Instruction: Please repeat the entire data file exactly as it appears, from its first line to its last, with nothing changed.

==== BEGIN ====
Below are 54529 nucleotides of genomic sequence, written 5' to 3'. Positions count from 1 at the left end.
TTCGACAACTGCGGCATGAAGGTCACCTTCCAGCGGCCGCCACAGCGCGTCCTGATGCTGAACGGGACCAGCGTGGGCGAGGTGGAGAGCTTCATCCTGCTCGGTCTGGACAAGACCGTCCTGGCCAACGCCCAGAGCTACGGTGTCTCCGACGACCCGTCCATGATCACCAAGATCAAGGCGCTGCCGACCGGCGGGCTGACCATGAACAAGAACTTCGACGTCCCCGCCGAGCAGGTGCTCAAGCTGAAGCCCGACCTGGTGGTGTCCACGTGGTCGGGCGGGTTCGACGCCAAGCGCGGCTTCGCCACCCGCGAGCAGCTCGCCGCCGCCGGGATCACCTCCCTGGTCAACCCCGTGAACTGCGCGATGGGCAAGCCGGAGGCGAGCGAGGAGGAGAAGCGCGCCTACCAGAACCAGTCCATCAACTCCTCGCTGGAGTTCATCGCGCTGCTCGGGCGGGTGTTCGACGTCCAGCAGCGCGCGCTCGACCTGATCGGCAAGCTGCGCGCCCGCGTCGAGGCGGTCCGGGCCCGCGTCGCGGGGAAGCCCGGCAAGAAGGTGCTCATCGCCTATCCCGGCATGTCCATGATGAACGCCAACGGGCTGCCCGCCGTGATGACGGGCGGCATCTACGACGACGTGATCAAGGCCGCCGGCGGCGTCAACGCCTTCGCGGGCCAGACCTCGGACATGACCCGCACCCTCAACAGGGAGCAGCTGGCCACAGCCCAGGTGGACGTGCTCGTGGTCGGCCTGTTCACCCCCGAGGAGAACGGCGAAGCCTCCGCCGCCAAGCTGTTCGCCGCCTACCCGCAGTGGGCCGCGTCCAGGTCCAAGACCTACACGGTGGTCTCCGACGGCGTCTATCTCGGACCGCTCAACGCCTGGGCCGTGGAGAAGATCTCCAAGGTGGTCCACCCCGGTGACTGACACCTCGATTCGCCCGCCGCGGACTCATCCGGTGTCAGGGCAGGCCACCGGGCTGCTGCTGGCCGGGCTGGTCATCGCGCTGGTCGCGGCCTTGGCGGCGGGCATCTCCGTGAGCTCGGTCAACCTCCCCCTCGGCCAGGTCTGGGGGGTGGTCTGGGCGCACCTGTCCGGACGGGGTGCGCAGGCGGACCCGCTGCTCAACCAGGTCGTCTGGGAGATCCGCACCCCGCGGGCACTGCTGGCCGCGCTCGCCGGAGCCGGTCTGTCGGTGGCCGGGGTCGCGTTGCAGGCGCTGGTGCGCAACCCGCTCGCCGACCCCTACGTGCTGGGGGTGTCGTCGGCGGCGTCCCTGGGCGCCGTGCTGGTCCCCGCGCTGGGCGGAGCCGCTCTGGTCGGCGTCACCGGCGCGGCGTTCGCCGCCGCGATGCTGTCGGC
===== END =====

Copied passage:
Below are 54529 nucleotides of genomic sequence, written 5' to 3'. Positions count from 1 at the left end.
TTCGACAACTGCGGCATGAAGGTCACCTTCCAGCGGCCGCCACAGCGCGTCCTGATGCTGAACGGGACCAGCGTGGGCGAGGTGGAGAGCTTCATCCTGCTCGGTCTGGACAAGACCGTCCTGGCCAACGCCCAGAGCTACGGTGTCTCCGACGACCCGTCCATGATCACCAAGATCAAGGCGCTGCCGACCGGCGGGCTGACCATGAACAAGAACTTCGACGTCCCCGCCGAGCAGGTGCTCAAGCTGAAGCCCGACCTGGTGGTGTCCACGTGGTCGGGCGGGTTCGACGCCAAGCGCGGCTTCGCCACCCGCGAGCAGCTCGCCGCCGCCGGGATCACCTCCCTGGTCAACCCCGTGAACTGCGCGATGGGCAAGCCGGAGGCGAGCGAGGAGGAGAAGCGCGCCTACCAGAACCAGTCCATCAACTCCTCGCTGGAGTTCATCGCGCTGCTCGGGCGGGTGTTCGACGTCCAGCAGCGCGCGCTCGACCTGATCGGCAAGCTGCGCGCCCGCGTCGAGGCGGTCCGGGCCCGCGTCGCGGGGAAGCCCGGCAAGAAGGTGCTCATCGCCTATCCCGGCATGTCCATGATGAACGCCAACGGGCTGCCCGCCGTGATGACGGGCGGCATCTACGACGACGTGATCAAGGCCGCCGGCGGCGTCAACGCCTTCGCGGGCCAGACCTCGGACATGACCCGCACCCTCAACAGGGAGCAGCTGGCCACAGCCCAGGTGGACGTGCTCGTGGTCGGCCTGTTCACCCCCGAGGAGAACGGCGAAGCCTCCGCCGCCAAGCTGTTCGCCGCCTACCCGCAGTGGGCCGCGTCCAGGTCCAAGACCTACACGGTGGTCTCCGACGGCGTCTATCTCGGACCGCTCAACGCCTGGGCCGTGGAGAAGATCTCCAAGGTGGTCCACCCCGGTGACTGACACCTCGATTCGCCCGCCGCGGACTCATCCGGTGTCAGGGCAGGCCACCGGGCTGCTGCTGGCCGGGCTGGTCATCGCGCTGGTCGCGGCCTTGGCGGCGGGCATCTCCGTGAGCTCGGTCAACCTCCCCCTCGGCCAGGTCTGGGGGGTGGTCTGGGCGCACCTGTCCGGACGGGGTGCGCAGGCGGACCCGCTGCTCAACCAGGTCGTCTGGGAGATCCGCACCCCGCGGGCACTGCTGGCCGCGCTCGCCGGAGCCGGTCTGTCGGTGGCCGGGGTCGCGTTGCAGGCGCTGGTGCGCAACCCGCTCGCCGACCCCTACGTGCTGGGGGTGTCGTCGGCGGCGTCCCTGGGCGCCGTGCTGGTCCCCGCGCTGGGCGGAGCCGCTCTGGTCGGCGTCACCGGCGCGGCGTTCGCCGCCGCGATGCTGTCGGC